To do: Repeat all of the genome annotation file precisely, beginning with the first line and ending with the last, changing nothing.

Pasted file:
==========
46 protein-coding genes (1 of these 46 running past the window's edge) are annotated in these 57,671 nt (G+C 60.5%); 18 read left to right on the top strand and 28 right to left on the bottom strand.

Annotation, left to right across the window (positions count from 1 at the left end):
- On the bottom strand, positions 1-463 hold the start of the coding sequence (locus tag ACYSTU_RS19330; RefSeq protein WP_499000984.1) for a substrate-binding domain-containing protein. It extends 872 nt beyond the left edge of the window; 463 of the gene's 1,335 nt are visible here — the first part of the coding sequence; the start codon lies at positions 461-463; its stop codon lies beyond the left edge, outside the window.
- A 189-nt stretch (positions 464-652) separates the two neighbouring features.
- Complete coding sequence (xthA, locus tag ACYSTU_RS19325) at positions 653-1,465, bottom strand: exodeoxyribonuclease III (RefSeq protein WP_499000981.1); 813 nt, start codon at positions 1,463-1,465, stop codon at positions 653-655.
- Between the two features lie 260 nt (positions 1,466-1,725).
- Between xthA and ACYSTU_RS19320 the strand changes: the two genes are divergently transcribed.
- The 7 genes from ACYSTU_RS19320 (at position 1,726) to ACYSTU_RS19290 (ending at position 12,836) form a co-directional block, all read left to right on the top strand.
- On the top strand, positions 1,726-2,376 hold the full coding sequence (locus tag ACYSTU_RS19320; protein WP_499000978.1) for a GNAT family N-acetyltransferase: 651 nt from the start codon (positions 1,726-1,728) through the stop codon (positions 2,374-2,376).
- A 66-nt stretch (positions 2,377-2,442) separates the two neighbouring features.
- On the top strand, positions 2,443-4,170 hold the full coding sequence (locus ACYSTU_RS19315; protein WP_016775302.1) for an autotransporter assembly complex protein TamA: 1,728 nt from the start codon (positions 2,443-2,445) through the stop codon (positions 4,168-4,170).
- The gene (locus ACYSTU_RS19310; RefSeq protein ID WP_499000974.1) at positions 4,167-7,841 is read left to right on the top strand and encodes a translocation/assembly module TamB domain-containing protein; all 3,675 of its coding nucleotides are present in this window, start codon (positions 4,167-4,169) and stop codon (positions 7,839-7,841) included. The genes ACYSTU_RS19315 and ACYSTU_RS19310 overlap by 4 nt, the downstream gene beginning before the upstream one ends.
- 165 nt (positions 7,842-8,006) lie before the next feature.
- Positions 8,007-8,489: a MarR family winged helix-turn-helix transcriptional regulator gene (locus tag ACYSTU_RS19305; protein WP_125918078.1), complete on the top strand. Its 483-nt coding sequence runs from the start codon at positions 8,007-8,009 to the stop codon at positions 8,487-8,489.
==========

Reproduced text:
46 protein-coding genes (1 of these 46 running past the window's edge) are annotated in these 57,671 nt (G+C 60.5%); 18 read left to right on the top strand and 28 right to left on the bottom strand.

Annotation, left to right across the window (positions count from 1 at the left end):
- On the bottom strand, positions 1-463 hold the start of the coding sequence (locus tag ACYSTU_RS19330; RefSeq protein WP_499000984.1) for a substrate-binding domain-containing protein. It extends 872 nt beyond the left edge of the window; 463 of the gene's 1,335 nt are visible here — the first part of the coding sequence; the start codon lies at positions 461-463; its stop codon lies beyond the left edge, outside the window.
- A 189-nt stretch (positions 464-652) separates the two neighbouring features.
- Complete coding sequence (xthA, locus tag ACYSTU_RS19325) at positions 653-1,465, bottom strand: exodeoxyribonuclease III (RefSeq protein WP_499000981.1); 813 nt, start codon at positions 1,463-1,465, stop codon at positions 653-655.
- Between the two features lie 260 nt (positions 1,466-1,725).
- Between xthA and ACYSTU_RS19320 the strand changes: the two genes are divergently transcribed.
- The 7 genes from ACYSTU_RS19320 (at position 1,726) to ACYSTU_RS19290 (ending at position 12,836) form a co-directional block, all read left to right on the top strand.
- On the top strand, positions 1,726-2,376 hold the full coding sequence (locus tag ACYSTU_RS19320; protein WP_499000978.1) for a GNAT family N-acetyltransferase: 651 nt from the start codon (positions 1,726-1,728) through the stop codon (positions 2,374-2,376).
- A 66-nt stretch (positions 2,377-2,442) separates the two neighbouring features.
- On the top strand, positions 2,443-4,170 hold the full coding sequence (locus ACYSTU_RS19315; protein WP_016775302.1) for an autotransporter assembly complex protein TamA: 1,728 nt from the start codon (positions 2,443-2,445) through the stop codon (positions 4,168-4,170).
- The gene (locus ACYSTU_RS19310; RefSeq protein ID WP_499000974.1) at positions 4,167-7,841 is read left to right on the top strand and encodes a translocation/assembly module TamB domain-containing protein; all 3,675 of its coding nucleotides are present in this window, start codon (positions 4,167-4,169) and stop codon (positions 7,839-7,841) included. The genes ACYSTU_RS19315 and ACYSTU_RS19310 overlap by 4 nt, the downstream gene beginning before the upstream one ends.
- 165 nt (positions 7,842-8,006) lie before the next feature.
- Positions 8,007-8,489: a MarR family winged helix-turn-helix transcriptional regulator gene (locus tag ACYSTU_RS19305; protein WP_125918078.1), complete on the top strand. Its 483-nt coding sequence runs from the start codon at positions 8,007-8,009 to the stop codon at positions 8,487-8,489.